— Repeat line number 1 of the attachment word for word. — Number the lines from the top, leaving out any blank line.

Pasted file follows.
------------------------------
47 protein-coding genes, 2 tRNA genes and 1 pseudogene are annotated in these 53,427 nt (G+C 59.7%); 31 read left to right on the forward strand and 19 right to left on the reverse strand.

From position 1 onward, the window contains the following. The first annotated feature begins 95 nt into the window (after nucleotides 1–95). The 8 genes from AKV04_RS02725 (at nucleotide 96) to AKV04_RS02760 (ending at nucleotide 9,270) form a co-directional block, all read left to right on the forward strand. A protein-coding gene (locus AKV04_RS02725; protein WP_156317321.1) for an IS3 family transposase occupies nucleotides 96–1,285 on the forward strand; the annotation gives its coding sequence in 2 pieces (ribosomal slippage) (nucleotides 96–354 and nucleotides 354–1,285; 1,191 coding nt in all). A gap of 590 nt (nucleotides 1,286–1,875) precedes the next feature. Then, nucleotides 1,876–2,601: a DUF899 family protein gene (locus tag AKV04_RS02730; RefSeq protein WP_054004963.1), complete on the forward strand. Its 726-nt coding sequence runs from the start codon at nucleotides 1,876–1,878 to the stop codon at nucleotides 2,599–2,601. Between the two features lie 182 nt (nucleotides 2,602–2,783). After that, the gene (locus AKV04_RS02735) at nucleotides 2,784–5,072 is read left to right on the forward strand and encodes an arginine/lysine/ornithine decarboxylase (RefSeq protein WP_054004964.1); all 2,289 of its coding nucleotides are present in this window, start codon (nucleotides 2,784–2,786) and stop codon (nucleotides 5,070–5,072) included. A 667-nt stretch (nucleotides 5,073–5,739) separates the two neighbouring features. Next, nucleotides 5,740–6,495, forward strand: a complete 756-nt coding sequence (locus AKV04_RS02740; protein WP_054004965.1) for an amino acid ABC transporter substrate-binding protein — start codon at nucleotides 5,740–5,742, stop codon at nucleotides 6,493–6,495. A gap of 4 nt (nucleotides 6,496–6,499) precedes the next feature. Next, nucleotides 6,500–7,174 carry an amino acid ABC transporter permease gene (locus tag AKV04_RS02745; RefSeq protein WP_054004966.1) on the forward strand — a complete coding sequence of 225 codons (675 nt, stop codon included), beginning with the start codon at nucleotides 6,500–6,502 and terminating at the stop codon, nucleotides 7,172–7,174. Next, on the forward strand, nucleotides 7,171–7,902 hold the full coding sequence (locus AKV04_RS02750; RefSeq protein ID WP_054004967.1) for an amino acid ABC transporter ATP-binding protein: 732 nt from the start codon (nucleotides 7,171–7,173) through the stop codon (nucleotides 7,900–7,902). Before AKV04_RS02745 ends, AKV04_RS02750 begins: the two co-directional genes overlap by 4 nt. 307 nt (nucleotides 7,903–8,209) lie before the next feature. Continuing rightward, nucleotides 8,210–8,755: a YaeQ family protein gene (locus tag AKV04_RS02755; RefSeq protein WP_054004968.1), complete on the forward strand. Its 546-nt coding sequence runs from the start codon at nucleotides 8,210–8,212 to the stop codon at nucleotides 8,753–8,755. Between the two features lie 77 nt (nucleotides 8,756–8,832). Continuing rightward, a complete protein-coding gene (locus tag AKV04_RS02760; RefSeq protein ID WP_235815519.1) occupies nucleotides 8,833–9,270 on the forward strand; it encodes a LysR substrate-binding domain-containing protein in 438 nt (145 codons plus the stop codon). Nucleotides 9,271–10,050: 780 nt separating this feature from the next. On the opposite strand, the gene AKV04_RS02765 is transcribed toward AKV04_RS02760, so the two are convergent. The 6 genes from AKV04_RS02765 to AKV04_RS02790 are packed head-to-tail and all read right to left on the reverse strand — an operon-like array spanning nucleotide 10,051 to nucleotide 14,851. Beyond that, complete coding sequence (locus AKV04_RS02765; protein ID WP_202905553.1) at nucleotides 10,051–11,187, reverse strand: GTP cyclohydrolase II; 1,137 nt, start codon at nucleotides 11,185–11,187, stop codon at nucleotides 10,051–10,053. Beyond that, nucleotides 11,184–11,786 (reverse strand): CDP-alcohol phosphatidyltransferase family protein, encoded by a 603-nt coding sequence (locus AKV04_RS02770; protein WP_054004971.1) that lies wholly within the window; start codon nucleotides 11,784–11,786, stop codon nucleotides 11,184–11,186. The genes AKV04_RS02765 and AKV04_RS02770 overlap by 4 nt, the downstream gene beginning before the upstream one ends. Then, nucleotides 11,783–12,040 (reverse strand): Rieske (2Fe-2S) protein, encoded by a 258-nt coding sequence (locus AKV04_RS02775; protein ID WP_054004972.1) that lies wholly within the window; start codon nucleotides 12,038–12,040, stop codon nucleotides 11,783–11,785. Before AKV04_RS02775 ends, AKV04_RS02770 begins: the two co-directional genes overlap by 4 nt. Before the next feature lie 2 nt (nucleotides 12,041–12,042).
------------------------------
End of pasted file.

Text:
47 protein-coding genes, 2 tRNA genes and 1 pseudogene are annotated in these 53,427 nt (G+C 59.7%); 31 read left to right on the forward strand and 19 right to left on the reverse strand.